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Japan Dad Campaign Draws Protests

April 23, 1999 GMT

TOKYO (AP) _ A baby smiles in the arms of a doting dad. ``A man who does not help in child-rearing can’t be called a father,″ the voice on the TV public announcement gently admonishes.

A Japanese government campaign, underway for the past month, had the best of intentions _ encouraging men to lend their wives a helping hand with the children at a time when more women are working outside the home.

But the posters and TV segment have set off a public outcry from Japanese men and the topic has been hotly debated on TV talk shows as well as in a special ``absent dads″ series in the major Asahi newspaper.


``Of course there’s outrage,″ fumed Kiichi Inoue, a lawmaker opposed to the campaign. ``A parent-child relationship is not determined by child care.″

Inoue said he couldn’t help around the house when his children were young because he worked long hours, frequently returning home from the office at midnight.

``I’d have died,″ he said in an interview at his parliamentary office, adding that he believed women were better at child rearing than men anyway.

Despite such arguments, a government report released Friday shows that, on average, Japanese women spend more time working each day than their husbands. Japanese women put in about 10 hours of work each day between jobs and home, it said _ one hour more than their husbands.

It said Japanese men spend about a fifth of the time their wives do on child care and less than a tenth on housework. By contrast, American men did almost as much of the shopping as their wives and about half of the child-care and other housework, it said, citing statistics from the U.N. Development Program.

The number of Japanese women in the work force has been steadily growing since the mid-1970s, and numbered about 21 million in 1998, or about 39 percent of the nation’s workers. That compares to about 15 million working women in 1988.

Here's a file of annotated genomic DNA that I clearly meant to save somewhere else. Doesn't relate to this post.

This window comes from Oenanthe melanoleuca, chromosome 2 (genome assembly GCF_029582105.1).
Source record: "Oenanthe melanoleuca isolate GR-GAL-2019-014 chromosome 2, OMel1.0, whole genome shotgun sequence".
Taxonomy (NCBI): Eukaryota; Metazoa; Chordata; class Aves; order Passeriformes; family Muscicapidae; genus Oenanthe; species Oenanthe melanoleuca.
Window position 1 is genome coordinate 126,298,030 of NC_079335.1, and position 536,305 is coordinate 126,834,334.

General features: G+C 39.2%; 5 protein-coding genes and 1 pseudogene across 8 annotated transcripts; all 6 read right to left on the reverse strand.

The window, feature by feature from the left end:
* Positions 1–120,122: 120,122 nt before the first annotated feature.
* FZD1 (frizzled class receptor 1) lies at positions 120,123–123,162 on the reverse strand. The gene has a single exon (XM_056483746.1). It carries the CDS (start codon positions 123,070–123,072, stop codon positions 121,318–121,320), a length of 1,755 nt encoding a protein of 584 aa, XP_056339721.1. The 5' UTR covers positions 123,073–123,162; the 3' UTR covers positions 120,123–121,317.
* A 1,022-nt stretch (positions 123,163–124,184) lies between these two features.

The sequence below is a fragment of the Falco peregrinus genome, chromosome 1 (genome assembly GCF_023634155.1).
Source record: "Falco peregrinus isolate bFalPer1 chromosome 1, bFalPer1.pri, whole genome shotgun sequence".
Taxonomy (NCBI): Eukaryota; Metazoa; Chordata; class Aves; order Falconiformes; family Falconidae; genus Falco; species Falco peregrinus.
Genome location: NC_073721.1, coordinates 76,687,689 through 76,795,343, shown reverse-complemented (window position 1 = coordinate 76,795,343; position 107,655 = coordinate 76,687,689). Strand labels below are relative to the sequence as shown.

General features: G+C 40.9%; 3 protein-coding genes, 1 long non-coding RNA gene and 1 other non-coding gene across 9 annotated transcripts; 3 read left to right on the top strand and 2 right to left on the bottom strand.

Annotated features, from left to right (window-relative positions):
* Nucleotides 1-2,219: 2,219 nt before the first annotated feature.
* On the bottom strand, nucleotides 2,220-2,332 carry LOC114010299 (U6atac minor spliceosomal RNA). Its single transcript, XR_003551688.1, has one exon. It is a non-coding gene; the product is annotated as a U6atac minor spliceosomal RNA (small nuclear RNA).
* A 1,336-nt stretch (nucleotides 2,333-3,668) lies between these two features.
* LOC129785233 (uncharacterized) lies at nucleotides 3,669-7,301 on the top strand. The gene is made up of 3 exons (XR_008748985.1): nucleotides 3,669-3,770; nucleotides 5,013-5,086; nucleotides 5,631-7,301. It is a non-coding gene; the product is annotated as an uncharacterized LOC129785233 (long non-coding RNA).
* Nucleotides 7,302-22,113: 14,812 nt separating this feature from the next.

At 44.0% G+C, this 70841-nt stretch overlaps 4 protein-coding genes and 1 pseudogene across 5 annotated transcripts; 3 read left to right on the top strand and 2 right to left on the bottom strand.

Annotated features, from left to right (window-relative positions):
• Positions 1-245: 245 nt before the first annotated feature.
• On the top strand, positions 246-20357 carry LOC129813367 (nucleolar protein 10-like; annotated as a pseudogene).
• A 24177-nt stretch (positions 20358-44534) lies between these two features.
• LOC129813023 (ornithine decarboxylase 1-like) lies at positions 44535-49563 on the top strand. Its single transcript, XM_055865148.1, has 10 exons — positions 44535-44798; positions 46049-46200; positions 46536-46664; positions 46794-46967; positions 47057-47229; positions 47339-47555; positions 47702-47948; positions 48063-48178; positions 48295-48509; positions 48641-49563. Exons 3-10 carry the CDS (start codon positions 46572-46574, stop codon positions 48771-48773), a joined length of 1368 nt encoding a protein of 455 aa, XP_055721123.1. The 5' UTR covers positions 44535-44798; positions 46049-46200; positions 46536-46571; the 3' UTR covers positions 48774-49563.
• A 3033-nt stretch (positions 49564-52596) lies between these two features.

Nevertheless, Japanese women are still overwhelmingly responsible for cleaning, cooking and childcare, according to the report, which said men put in about seven minutes a day on housework, compared to about three hours for women.

It said Japanese men spend only about seven minutes a day caring for their children.

``It was a battle to get my husband to help out with the kids,″ says nurse Chieko Ota. ``Japanese men tend to think only about their jobs and aren’t very interested in taking care of their children.″


The Health Ministry, which sponsored the $4.2 million fatherhood campaign, has received many letters and telephone calls in protest.

``Many men feel they are very busy, they have to work late and can’t help with child care even if they wanted to,″ said ministry official Masaki Matsuoka.

Even Prime Minister Keizo Obuchi felt compelled to defend the campaign in Parliament, saying it had deepened his ``awareness about men’s participation in child rearing.″

Hiroyuki Narusawa of the Tokyo advertising company I and S, which designed the campaign, acknowledged receiving complaints, even from coworkers.

``But others thanked us for coming out and saying it,″ Narusawa said.

A major motive for the campaign is Japan’s dwindling birth rate, now at a record low 1.39 children per woman. Fearing fewer children will lead to shrinking prosperity, the government says women are avoiding pregnancy because of uncooperative dads.

Still, Tateo Hoshi, 50, of the Men’s Child Care Organization, a grassroots support group for fathers, says Japanese men have come a long way compared to 20 years ago.

``When I was seen carrying our child around, people thought I was out of my mind,″ Hoshi said.